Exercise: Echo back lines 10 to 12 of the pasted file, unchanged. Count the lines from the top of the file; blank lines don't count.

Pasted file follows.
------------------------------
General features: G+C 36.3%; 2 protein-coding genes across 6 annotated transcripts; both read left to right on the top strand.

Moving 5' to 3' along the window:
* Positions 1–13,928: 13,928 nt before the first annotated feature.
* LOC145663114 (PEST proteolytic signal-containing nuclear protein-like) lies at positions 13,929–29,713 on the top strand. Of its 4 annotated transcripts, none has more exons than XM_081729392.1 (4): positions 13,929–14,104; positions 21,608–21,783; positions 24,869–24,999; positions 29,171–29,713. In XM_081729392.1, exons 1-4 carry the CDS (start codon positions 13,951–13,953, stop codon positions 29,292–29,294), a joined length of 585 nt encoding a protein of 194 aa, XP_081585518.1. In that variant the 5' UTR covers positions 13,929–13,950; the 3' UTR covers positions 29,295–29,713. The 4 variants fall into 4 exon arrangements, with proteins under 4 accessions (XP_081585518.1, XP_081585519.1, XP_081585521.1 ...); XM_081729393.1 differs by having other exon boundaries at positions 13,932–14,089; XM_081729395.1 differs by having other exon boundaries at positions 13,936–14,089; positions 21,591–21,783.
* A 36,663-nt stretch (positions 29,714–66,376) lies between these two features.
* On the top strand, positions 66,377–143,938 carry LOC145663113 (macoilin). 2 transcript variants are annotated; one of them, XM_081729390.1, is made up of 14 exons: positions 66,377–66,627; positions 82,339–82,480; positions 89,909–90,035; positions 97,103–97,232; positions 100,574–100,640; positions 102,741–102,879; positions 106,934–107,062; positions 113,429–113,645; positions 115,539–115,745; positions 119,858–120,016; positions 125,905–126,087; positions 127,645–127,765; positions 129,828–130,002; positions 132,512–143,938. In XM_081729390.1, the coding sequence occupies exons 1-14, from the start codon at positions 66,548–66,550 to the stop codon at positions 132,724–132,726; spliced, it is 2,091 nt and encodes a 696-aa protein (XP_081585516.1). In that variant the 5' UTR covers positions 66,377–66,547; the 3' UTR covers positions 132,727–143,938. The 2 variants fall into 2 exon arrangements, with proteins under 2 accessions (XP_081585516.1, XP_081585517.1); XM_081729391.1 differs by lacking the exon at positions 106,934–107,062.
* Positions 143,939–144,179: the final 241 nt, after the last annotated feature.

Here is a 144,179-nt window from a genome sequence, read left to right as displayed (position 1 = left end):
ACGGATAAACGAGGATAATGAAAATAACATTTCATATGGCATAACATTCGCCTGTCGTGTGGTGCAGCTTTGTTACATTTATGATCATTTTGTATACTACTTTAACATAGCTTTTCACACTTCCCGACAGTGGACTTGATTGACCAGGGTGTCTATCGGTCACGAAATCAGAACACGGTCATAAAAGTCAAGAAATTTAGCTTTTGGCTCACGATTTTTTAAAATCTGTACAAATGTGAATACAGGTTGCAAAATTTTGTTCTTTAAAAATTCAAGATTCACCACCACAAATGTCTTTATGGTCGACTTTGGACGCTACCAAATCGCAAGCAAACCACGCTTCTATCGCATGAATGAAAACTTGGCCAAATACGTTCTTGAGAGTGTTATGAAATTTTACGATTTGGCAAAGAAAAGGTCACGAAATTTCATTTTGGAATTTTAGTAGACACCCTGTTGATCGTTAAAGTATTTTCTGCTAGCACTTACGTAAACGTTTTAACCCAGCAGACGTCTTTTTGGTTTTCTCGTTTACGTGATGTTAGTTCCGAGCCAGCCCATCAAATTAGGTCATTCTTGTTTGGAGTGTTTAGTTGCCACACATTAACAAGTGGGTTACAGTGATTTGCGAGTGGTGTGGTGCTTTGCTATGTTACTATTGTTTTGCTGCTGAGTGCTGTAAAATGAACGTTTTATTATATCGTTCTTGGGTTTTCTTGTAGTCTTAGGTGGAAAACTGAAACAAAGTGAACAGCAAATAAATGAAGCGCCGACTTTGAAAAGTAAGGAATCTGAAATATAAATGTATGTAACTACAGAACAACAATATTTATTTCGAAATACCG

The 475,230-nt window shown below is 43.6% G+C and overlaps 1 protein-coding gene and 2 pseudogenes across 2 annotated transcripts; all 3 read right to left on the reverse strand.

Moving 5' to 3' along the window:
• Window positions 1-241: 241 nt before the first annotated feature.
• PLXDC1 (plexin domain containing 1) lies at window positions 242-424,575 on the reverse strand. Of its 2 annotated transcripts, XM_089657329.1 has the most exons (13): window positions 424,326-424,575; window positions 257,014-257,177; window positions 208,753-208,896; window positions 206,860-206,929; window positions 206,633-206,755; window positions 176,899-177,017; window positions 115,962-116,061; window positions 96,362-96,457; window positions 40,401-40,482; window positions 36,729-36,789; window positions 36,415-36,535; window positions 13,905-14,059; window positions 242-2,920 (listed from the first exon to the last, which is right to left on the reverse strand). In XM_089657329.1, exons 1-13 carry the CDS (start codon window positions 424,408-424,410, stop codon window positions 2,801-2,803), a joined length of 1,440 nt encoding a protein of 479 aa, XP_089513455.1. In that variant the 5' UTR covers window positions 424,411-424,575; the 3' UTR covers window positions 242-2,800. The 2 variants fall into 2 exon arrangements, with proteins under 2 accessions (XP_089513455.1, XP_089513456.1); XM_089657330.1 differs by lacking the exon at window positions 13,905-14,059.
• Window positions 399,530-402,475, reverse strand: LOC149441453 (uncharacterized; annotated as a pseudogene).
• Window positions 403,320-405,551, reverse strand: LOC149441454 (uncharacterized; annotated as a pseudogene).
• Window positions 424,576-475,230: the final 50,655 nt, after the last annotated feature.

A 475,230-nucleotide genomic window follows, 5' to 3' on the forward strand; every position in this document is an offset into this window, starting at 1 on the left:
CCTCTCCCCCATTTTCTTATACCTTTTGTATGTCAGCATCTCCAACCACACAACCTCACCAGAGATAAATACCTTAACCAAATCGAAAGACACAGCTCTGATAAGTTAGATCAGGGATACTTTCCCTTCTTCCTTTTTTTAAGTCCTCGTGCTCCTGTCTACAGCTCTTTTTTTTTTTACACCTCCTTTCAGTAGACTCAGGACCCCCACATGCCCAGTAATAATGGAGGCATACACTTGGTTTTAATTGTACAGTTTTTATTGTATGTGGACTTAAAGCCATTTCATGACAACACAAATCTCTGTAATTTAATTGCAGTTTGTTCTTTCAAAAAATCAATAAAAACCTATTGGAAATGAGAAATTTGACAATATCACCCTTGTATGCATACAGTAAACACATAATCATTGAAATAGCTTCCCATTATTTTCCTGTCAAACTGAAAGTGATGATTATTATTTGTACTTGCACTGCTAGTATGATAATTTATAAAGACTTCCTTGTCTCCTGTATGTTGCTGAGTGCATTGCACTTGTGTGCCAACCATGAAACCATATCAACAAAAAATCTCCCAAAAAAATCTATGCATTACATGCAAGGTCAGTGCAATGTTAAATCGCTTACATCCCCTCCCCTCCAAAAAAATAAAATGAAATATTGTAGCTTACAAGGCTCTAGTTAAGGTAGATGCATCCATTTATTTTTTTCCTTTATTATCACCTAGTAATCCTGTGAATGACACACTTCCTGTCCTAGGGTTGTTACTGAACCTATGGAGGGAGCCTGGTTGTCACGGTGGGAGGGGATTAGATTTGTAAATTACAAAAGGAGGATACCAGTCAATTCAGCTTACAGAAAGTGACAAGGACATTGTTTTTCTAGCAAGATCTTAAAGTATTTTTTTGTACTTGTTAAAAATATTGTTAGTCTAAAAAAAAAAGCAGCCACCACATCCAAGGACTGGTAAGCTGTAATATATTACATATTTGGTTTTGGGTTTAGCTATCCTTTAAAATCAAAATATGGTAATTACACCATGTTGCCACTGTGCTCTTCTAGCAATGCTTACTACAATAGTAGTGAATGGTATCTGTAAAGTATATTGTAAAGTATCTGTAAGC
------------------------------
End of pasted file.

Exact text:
The 475,230-nt window shown below is 43.6% G+C and overlaps 1 protein-coding gene and 2 pseudogenes across 2 annotated transcripts; all 3 read right to left on the reverse strand.

Moving 5' to 3' along the window:
• Window positions 1-241: 241 nt before the first annotated feature.